One of the most critical issues facing our nation is the future of social security. This week a diverse group of religious groups issued a statement of principles for Congress and the president to consider as reforms are developed. Many of the policies adopted by the current administration have hurt those in poverty - and the elderly often fall into this category. Christians and Jews share a religious tradition rooted in the Hebrew scriptures in which God calls us to do justice. Taking care of those who benefit from social security is clearly a concern of religious people.
To Preserve and Strengthen Social Security:
Religious Organization Statement of Principles
We the undersigned religious organizations come from diverse religious traditions, yet our communities speak with one voice on the importance of providing compassionate care for the elderly, widows, orphans, and persons with disabilities. It is the birthright of each person to live a life with dignity and with access to the basic necessities of life. It is because of our deep moral concern for the most vulnerable in our society that many of our organizations actively supported the creation of the Social Security system in 1935 and many of its later improvements.
Today, we celebrate the tremendous success of the Social Security system. For over sixty years, it has provided the foundation for a compassionate society by providing basic economic security for all participants. Its present overall structure--universal, compulsory, an earned right, wage-related rather than means-tested, and protected against inflation--has served our country well. In 2004, the combined programs of Social Security provided benefits to 48 million people B including retirees, survivors, and eight million people living with disabilities. Survivor benefits supported more than five million children.
Without this basic income security, over 50 percent of women and 40 percent of men over age 65 would likely be living in poverty. The Social Security system has demonstrated the positive role that government can play in advancing the common good. Future generations deserve nothing less.
It is our common concern for the economic well being of future generations that brings our nation to its current discussion of the future of the Social Security system. It is a timely and appropriate discussion. It warrants careful reflection concerning the basic principles upon which the present system was founded and the moral values which bring us together in common purpose as a nation. We seek to contribute to this discussion by offering the following principles, informed by our moral beliefs and religious experience, as a basis for evaluating proposed changes to the Social Security system.
Compassion. As citizens and residents of this country, we have a collective responsibility to care for one another. The federal government should continue its important, effective, and efficient role promoting a compassionate society through the Social Security system.
Economic security. Social insurance should remain a basic part of our society. Disability and survivor insurance must be maintained. Security for the elderly, survivors, and persons with disabilities should not be left to the vagaries of fragile family support systems, voluntary charity, or economic cycles.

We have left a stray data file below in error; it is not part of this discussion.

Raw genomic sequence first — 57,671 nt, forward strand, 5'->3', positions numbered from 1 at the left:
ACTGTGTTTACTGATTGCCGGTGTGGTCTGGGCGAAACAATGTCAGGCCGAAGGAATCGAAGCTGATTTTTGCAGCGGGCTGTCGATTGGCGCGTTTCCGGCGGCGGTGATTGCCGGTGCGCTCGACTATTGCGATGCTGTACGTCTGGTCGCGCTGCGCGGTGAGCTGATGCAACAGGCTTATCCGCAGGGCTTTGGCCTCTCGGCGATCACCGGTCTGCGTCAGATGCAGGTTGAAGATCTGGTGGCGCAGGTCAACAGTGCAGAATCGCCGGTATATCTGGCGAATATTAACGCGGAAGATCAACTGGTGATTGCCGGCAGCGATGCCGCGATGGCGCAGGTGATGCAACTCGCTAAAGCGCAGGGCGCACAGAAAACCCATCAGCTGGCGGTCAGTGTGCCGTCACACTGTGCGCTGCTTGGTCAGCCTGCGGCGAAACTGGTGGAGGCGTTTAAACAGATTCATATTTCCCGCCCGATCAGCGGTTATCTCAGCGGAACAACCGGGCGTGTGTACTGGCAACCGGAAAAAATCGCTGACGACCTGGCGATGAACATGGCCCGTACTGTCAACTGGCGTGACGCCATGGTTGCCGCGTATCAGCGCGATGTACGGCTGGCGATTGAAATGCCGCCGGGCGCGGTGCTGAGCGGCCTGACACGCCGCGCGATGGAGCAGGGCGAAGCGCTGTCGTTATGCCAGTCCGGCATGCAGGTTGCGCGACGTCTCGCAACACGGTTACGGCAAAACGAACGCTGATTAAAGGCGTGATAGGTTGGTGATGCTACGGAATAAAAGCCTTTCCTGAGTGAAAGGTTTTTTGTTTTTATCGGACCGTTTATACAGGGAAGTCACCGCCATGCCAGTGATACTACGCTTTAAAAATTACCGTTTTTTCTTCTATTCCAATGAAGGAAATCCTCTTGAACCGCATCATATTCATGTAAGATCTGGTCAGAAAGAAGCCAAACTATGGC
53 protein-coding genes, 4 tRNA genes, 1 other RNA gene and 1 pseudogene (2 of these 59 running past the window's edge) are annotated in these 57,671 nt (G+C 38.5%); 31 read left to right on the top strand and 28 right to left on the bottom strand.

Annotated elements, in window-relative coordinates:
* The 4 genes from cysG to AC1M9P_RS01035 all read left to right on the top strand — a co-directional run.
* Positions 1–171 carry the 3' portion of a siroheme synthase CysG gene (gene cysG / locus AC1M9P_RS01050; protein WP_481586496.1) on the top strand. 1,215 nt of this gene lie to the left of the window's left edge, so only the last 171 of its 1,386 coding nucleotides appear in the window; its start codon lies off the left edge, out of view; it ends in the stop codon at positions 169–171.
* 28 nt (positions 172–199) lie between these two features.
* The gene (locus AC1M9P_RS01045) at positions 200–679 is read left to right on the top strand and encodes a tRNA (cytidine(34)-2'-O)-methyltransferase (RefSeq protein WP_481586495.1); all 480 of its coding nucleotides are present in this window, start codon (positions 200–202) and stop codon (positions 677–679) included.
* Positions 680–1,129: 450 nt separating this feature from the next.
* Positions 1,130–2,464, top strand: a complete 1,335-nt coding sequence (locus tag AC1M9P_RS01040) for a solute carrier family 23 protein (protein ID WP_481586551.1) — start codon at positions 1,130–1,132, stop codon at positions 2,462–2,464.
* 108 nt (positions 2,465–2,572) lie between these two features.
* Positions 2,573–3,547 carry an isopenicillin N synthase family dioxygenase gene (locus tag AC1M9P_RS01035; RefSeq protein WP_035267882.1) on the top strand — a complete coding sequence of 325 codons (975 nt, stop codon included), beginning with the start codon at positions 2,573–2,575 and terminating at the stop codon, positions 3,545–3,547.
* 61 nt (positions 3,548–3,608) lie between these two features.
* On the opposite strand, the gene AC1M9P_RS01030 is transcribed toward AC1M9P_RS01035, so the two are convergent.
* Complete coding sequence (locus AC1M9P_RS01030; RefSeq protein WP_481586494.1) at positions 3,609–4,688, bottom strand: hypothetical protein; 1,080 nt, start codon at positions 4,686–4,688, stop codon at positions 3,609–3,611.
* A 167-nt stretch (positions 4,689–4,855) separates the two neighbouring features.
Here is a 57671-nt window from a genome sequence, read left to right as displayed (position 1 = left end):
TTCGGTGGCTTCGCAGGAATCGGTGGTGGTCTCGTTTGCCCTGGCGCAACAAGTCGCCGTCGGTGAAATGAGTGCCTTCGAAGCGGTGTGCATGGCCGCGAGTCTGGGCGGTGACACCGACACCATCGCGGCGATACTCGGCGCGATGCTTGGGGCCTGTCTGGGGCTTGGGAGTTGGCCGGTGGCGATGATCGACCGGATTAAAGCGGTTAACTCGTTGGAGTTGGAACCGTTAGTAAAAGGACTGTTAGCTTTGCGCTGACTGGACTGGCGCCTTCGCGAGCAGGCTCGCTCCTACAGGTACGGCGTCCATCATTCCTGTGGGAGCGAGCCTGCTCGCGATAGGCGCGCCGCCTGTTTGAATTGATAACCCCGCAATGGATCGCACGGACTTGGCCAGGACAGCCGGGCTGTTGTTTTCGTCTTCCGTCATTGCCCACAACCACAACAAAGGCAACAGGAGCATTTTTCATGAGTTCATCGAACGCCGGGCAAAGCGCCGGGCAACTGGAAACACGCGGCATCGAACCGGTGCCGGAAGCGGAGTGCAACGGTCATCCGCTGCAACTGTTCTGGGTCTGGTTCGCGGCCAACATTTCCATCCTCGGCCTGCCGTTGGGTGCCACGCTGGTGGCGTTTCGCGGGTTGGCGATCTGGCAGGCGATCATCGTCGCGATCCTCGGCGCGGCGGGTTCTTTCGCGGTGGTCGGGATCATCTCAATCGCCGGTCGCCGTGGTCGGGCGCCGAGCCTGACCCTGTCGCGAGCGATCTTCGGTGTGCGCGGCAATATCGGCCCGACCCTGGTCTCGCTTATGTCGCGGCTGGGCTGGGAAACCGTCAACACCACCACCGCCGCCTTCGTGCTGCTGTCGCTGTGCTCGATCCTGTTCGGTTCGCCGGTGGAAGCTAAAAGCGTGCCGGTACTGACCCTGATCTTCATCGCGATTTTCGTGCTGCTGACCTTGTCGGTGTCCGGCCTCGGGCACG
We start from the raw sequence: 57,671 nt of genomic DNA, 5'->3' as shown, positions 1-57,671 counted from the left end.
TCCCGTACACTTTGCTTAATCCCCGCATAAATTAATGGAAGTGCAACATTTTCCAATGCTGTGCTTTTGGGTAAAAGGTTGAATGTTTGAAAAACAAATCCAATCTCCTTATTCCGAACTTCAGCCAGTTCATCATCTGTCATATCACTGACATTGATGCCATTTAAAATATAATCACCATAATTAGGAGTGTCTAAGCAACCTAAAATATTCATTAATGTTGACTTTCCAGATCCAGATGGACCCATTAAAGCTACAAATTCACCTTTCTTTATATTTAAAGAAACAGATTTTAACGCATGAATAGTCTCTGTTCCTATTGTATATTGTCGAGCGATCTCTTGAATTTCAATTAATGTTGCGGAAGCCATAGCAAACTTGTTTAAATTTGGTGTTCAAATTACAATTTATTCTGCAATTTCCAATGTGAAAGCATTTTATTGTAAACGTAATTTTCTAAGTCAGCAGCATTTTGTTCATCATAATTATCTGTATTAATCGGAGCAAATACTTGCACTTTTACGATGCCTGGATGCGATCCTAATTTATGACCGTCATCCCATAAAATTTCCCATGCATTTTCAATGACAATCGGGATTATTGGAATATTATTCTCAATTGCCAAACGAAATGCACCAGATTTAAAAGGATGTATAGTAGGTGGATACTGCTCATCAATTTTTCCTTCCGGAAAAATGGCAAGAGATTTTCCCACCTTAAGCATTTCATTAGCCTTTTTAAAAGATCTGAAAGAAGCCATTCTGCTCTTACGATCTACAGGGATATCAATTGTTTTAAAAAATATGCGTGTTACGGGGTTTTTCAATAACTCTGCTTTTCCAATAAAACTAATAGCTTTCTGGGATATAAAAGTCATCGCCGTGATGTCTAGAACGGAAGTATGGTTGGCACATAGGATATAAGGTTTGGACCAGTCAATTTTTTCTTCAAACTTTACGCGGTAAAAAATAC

Equity, fairness, and progressivity. The present overall structure of the Social Security system --universal, compulsory employee and employer contributions, an earned right, wage-related rather than means-tested, and protected against inflation--should be preserved and strengthened. Overall, the costs and benefits should be distributed progressively in proportion to each person=s ability to pay and level of need. Care must be given to assure that segments of the population are not systematically disadvantaged due to gender, race, or marital status.
Savings and pensions. Social Security is intended to be the third leg of a three-legged stool, the other two legs being personal savings and employer-provided pensions. Congress should encourage personal savings and employer pensions in addition to (not as a substitute for) the current system, and, especially, it should explore ways to help low- and middle-income households save more for their future.
Stewardship of the public trust. Congress has a moral obligation to fulfill its trust responsibilities to those who have contributed through their payroll taxes to the Social Security trust fund. Congress must also assure that future beneficiaries will receive benefits sufficient to meet their basic needs, that trust fund revenues and expenditures balance over time, and that future generations will not be unfairly burdened by this generation=s debts.
We believe the strength of our country is measured best by the compassion we show to one another in our times of greatest need and vulnerability. In the months ahead, we will continue to look at new proposals to modify the Social Security system through the framework of our moral beliefs and religious experiences. We will seek to engage with members of Congress and the public to help discern the best way to strengthen and preserve the Social Security system so that future generations may continue to benefit, as we do now.
Organizational sign-ons as of April 26, 2005
African Methodist Episcopal Church
Call to Renewal
Church Women United
Episcopal Church USA
Evangelical Lutheran Church in America
Friends Committee on National Legislation
Jewish Council for Public Affairs
National Advocacy Center of the Sisters of the Good Shepherd
National Council of the Churches in Christ in the USA
National Council of Jewish Women
NETWORK: A National Catholic Social Justice Lobby
Presbyterian Church (U.S.A.) Washington Office
Union for Reform Judaism
Unitarian Universalist Association of Congregations
United Church of Christ Justice and Witness Ministries
The United Methodist Church - General Board of Church and Society